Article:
Progress Ohio notes that there are no Ohio Democrats in ALEC. Rothenberg says e-mails show that ALEC was able to rearrange lawmakers’ session dates around its conferences, and that a staffer in state Rep. John Adams’ office worked out free meals and activities for members at ALEC events that included lobbyists.

And Progress Ohio maintains that time together translated into influence, and then legislation;  the group says last year, 33 bills were introduced containing elements from 64 different ALEC model proposals, and many passed. And Progress Ohio says it can show that ALEC advised at least one lawmaker to leave out ALEC’s involvement in his legislation.

Breathless hype
But one of ALEC’s strongest defenders says there’s nothing new here. 
“This is all a bunch of breathless hype over nothing. They’re becoming increasingly desperate.”

Sen. Bill Seitz of Cincinnati is on ALEC’s national board. He says there are no legal issues here. And he insists that lobbyists are permitted to buy dinner and drinks for lawmakers at conferences because these events are exempt from the law that bans elected officials from accepting gifts valued at more than $75.

Seitz says same kind of things happen at events sponsored by the National Conference of State Legislatures and the Council of State Governments. 

“You know, it’s been something that’s gone for over 30 years. It affects all of the organizations that we belong to – NCSL, CSG and ALEC. The fact of the matter is that it’s not all a game of roses. We are in meetings for almost all of the day, and this is our opportunity to interface with legislators from other states.”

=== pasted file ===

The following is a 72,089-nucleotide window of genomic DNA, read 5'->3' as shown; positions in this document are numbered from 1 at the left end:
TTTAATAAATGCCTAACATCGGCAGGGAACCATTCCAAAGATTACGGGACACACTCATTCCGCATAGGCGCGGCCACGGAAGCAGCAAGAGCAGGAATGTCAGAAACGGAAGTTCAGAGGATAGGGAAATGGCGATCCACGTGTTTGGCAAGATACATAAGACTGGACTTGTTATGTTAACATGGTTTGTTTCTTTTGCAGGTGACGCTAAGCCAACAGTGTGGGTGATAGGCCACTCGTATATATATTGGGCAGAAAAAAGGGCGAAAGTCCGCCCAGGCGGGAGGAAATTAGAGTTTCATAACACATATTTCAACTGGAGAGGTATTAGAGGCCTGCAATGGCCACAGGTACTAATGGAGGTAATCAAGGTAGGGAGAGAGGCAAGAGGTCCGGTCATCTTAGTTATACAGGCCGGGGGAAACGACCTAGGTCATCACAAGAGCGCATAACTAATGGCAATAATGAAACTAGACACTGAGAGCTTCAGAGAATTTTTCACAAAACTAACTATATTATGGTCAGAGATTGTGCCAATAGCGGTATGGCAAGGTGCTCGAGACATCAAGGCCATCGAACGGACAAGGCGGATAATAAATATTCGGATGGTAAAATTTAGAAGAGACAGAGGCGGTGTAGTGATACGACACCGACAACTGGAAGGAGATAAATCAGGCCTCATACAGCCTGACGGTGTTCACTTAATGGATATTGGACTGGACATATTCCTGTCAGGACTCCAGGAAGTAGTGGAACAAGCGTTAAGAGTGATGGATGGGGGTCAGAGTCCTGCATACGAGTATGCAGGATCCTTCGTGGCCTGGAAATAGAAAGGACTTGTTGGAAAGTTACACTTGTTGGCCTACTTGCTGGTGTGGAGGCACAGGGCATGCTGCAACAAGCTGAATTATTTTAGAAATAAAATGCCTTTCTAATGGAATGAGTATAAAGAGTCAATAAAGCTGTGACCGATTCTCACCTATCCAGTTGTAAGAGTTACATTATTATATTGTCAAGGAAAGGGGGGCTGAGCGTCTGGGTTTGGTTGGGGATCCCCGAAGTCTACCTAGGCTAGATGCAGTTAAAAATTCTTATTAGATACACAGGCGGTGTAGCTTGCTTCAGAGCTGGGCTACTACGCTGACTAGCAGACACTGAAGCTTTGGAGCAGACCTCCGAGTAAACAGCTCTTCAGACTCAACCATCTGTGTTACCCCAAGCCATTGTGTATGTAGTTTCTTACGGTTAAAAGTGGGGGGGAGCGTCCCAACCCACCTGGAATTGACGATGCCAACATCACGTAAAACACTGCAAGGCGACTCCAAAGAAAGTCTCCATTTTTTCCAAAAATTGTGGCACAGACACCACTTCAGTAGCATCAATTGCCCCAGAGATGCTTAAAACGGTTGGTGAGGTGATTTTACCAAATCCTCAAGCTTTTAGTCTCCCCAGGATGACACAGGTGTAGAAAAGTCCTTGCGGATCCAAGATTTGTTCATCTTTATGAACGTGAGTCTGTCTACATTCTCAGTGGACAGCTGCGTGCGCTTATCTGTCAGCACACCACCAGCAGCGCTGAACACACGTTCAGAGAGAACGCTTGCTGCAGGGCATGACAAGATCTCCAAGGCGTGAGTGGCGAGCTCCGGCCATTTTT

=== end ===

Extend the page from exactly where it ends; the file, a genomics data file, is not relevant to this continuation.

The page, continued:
Rothenberg says those other groups are bipartisan, while ALEC is overwhelmingly Republican. And he says NCSL’s top committee doesn’t allow lobbyists, while there are no restrictions on lobbyists at ALEC.

Seitz says two Ohio Democrats that have stopped in on ALEC events, and says there are some Democratic members of ALEC in other states, so it is not exclusively Republican.

Cut it all out
Rothenberg says maybe a bigger gesture needs to be made. 

“Fine, end the loophole for NCSL, too. Everybody should be responsible for being limited to $75 in meals.”

Seitz is challenging Progress Ohio to single out what it feels are the ALEC-inspired bills. And he notes that critics had blamed ALEC for what became Senate Bill 5 – the state law that would have ended most collective bargaining for Ohio’s public employees.

 Seitz repeatedly said ALEC did not write that law, and he was among the few Republicans who voted against it.

 


Add Your Comment
Name:

Location:

E-mail: (not published, only used to contact you about your comment)


Comments:




 
Page Options